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View Diary: Fighting for Environmental Justice in Omaha (5 comments)

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  •  What is the basis of your claims of health damage? (0+ / 0-)

    Your diary does not say anything about the factual basis of the claims that the power plant in question is actually causing damage to public health.

    The North Omaha area is considered in compliance with the National Ambient Air Quality Standards for ozone:

    North Omaha complies with the NAAQS health standards for PM 2.5 and PM-10.

    North Omaha is presently considered in attainment with the lead NAAQS, although I seem to remember some problems with a lead source which wasn't a power plant years ago in the Omaha area.

    In an area where all national ambient air quality standards related to primary health protection area being met, what is the basis or demonstration of your claims of health damage being attributed to the specific coal-fired power plant in question?

    Finally, if there is a health basis for claims about this power plant, shat priority conservation plant recommendations is the Sierra Club advocating and/or litigating that actually addresses getting emission reductions that will benefit the North Omaha community in question and what priority level is Sierra Club applying to prosecuting that act of needed air pollution control?

    •  sorry....what priority conservation plan (0+ / 0-)


    •  It is a dirty plant. (0+ / 0-)

      Thanks for your comment. I can send you a spreadsheet of our info showing the % of hours the plant emits more SO2 than our modeling shows is safe. I can also send you a pollution plume map for this particular plant. Let me know!

      North Omaha is the only large urbanely located plant that is neither slated to stop burning coal, or has a plan to install state-of-the art pollution controls to protect public health.  

      Just because an area is in attainment doesn't mean there are no causes for concern.  The plant had a number of "unsafe" air days last year.

      There is a lead superfund site just a few blocks south of the plant.  This community has endured one toxic legacy after another and the mercury issue should be highlighted in your response.

      Finally, OPPD, instead of committing to deal with its mercury problem, has asked EPA for more time to think about retrofit or retire.  It's application for a 1-year extension under MATS is wholly unsupported by the required "plan" for compliance that the rules require.

      Let's Move Beyond Coal -

      by Mary Anne Hitt on Wed Apr 10, 2013 at 08:11:07 AM PDT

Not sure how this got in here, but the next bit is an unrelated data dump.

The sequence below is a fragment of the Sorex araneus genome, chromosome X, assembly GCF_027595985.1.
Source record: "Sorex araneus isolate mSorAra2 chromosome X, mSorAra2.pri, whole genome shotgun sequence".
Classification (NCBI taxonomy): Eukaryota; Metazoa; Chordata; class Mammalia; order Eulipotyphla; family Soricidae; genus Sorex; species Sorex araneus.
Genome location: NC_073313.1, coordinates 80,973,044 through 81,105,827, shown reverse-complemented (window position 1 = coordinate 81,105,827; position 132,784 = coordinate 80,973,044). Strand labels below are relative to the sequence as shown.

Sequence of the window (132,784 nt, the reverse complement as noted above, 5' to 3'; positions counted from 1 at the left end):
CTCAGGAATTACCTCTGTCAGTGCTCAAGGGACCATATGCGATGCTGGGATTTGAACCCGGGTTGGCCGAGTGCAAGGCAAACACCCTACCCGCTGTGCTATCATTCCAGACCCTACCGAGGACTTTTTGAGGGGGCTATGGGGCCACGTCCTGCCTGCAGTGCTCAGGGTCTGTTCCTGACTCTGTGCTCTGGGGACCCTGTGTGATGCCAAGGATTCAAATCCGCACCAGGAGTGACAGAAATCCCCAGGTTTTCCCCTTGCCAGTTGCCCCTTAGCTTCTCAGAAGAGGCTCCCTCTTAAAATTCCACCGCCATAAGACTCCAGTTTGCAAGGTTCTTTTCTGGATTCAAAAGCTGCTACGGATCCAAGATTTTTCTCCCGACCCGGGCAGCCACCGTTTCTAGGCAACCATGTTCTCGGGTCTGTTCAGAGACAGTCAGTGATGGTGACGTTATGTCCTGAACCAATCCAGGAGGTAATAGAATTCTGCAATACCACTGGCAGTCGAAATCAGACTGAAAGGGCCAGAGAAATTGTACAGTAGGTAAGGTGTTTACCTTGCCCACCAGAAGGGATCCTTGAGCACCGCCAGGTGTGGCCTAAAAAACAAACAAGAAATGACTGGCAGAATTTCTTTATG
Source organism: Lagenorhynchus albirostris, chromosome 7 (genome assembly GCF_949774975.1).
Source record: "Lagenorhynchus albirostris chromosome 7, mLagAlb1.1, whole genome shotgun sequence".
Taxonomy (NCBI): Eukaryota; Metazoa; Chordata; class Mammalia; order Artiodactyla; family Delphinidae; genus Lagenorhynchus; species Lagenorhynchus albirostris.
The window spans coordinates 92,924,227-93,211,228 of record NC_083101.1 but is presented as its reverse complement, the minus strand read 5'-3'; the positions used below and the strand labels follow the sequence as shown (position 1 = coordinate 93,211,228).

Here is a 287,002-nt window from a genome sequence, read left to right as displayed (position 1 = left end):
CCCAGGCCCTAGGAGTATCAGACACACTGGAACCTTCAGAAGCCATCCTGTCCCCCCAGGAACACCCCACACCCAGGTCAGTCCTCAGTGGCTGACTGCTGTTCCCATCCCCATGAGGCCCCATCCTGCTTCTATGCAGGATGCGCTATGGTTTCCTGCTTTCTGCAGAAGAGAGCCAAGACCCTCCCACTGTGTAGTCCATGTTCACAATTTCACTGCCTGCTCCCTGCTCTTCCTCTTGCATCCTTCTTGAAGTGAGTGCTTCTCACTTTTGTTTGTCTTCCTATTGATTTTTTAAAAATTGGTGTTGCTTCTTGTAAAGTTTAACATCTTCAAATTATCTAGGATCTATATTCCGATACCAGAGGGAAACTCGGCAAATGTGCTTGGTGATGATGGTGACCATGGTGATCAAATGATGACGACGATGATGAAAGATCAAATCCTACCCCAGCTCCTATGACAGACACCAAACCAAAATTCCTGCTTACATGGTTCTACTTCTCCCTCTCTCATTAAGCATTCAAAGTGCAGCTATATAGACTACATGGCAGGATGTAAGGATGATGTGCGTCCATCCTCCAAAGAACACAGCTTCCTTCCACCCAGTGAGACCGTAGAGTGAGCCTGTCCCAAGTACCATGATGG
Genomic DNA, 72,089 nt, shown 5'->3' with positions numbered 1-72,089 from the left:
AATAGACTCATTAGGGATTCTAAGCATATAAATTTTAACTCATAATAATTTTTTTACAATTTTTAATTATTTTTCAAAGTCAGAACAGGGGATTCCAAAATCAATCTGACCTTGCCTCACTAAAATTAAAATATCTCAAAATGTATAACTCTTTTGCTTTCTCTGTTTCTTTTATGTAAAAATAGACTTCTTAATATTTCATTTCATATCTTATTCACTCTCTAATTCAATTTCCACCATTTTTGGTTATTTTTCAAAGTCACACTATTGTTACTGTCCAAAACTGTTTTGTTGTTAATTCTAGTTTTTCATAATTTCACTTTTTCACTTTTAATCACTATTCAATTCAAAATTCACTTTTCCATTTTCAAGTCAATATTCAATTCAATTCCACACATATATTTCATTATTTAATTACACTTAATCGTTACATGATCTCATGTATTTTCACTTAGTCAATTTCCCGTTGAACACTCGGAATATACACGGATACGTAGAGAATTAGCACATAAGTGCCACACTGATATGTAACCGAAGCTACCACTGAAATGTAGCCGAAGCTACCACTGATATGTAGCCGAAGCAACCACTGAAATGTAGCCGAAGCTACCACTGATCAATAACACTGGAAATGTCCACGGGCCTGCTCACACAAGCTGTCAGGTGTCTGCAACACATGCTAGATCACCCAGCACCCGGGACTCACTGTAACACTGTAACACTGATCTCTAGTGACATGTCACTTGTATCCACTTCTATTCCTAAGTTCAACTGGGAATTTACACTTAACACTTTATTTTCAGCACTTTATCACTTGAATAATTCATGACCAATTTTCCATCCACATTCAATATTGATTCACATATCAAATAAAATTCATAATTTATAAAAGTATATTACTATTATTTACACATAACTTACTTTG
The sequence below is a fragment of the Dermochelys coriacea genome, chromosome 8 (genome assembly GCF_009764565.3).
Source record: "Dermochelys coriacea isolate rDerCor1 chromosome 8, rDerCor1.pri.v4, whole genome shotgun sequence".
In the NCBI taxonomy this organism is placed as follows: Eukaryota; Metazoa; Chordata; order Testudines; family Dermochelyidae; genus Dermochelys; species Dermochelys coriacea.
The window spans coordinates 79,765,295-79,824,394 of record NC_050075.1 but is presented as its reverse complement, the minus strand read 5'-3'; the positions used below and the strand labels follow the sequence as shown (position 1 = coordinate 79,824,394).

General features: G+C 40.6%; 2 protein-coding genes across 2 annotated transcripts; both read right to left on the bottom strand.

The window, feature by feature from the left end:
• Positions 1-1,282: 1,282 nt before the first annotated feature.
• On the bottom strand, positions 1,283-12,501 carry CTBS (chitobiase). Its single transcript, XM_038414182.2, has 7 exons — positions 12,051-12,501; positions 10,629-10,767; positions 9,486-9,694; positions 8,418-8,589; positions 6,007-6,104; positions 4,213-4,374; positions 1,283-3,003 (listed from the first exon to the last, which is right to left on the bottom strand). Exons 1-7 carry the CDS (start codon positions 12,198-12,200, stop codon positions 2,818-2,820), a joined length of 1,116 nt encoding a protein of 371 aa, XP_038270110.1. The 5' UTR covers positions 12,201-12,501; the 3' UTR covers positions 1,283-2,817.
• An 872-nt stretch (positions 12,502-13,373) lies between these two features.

[ Parent ]

      •  If your health damage claim concerns (0+ / 0-)

        the 1 hr sulfur dioxide impacts from this plant, what does your modeling show about relationship between the 99% percentile value for the 3 year average of 1 hr SO2 ambient impact values from current emissions/operations and the level of the 1 hr SO2 NAAQS standard?

        In the case of that Maryland plant that had the very high SO2 impacts, EPA never found or determined that the area around the Maryland plant was a nonattainment area for the 1 hr SO2 standard.    This means Sierra Club's strategy won't actually reach effective control actions for SO2 against that facility.

        If you have modeling studies that show the ambient impacts to exceed the 1 hr SO2 standard or that the plant is otherwise jeopardizing compliance with a SO2 NAAQS, what strategy/litigation is SC pursuing against both of these plants that addresses the failure to comply with the SO2 NAAQS and which will lead to  State Implementation Plan limits to get the SO2 problems under control?

        Mercury emissions from that plant don't have anything to do with local respiratory health impacts or complaints in that North Omaha community as mercury emissions from power plants generally fail to cause ambient impacts exceeding mercury inhalation screening criteria published by U.S. EPA immediately around such facilities and mercury is not implicated at all in asthma and respiratory disease.

        If this facility is going to comply with the power plant MACT and continue operating as a base load coal fired plant, SC needs an effective  strategy to ensure that the plant becomes subject to SO2 NAAQS State Implementation Plan emission control rules.   It could also mean a higher, good engineering practice stack for the facility to address plume downwash if the facility has short discharge stacks.

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